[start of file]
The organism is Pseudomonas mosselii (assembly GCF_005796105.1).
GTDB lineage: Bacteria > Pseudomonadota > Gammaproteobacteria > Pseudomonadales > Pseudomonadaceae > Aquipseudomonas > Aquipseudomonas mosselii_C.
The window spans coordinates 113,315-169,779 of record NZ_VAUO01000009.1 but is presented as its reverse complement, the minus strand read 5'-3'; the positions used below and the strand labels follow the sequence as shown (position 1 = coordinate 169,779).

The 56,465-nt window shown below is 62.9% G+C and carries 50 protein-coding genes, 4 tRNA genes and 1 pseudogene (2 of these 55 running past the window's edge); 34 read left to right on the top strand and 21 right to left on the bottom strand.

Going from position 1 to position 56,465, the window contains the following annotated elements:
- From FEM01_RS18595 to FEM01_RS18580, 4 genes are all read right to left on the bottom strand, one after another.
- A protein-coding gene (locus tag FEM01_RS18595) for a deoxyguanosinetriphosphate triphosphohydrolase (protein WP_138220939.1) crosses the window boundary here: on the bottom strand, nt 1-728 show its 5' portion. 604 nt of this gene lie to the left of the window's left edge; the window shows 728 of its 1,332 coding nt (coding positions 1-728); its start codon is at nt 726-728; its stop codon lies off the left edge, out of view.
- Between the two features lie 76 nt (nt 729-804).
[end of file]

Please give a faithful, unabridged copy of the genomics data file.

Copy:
The organism is Pseudomonas mosselii (assembly GCF_005796105.1).
GTDB lineage: Bacteria > Pseudomonadota > Gammaproteobacteria > Pseudomonadales > Pseudomonadaceae > Aquipseudomonas > Aquipseudomonas mosselii_C.
The window spans coordinates 113,315-169,779 of record NZ_VAUO01000009.1 but is presented as its reverse complement, the minus strand read 5'-3'; the positions used below and the strand labels follow the sequence as shown (position 1 = coordinate 169,779).

The 56,465-nt window shown below is 62.9% G+C and carries 50 protein-coding genes, 4 tRNA genes and 1 pseudogene (2 of these 55 running past the window's edge); 34 read left to right on the top strand and 21 right to left on the bottom strand.

Going from position 1 to position 56,465, the window contains the following annotated elements:
- From FEM01_RS18595 to FEM01_RS18580, 4 genes are all read right to left on the bottom strand, one after another.
- A protein-coding gene (locus tag FEM01_RS18595) for a deoxyguanosinetriphosphate triphosphohydrolase (protein WP_138220939.1) crosses the window boundary here: on the bottom strand, nt 1-728 show its 5' portion. 604 nt of this gene lie to the left of the window's left edge; the window shows 728 of its 1,332 coding nt (coding positions 1-728); its start codon is at nt 726-728; its stop codon lies off the left edge, out of view.
- Between the two features lie 76 nt (nt 729-804).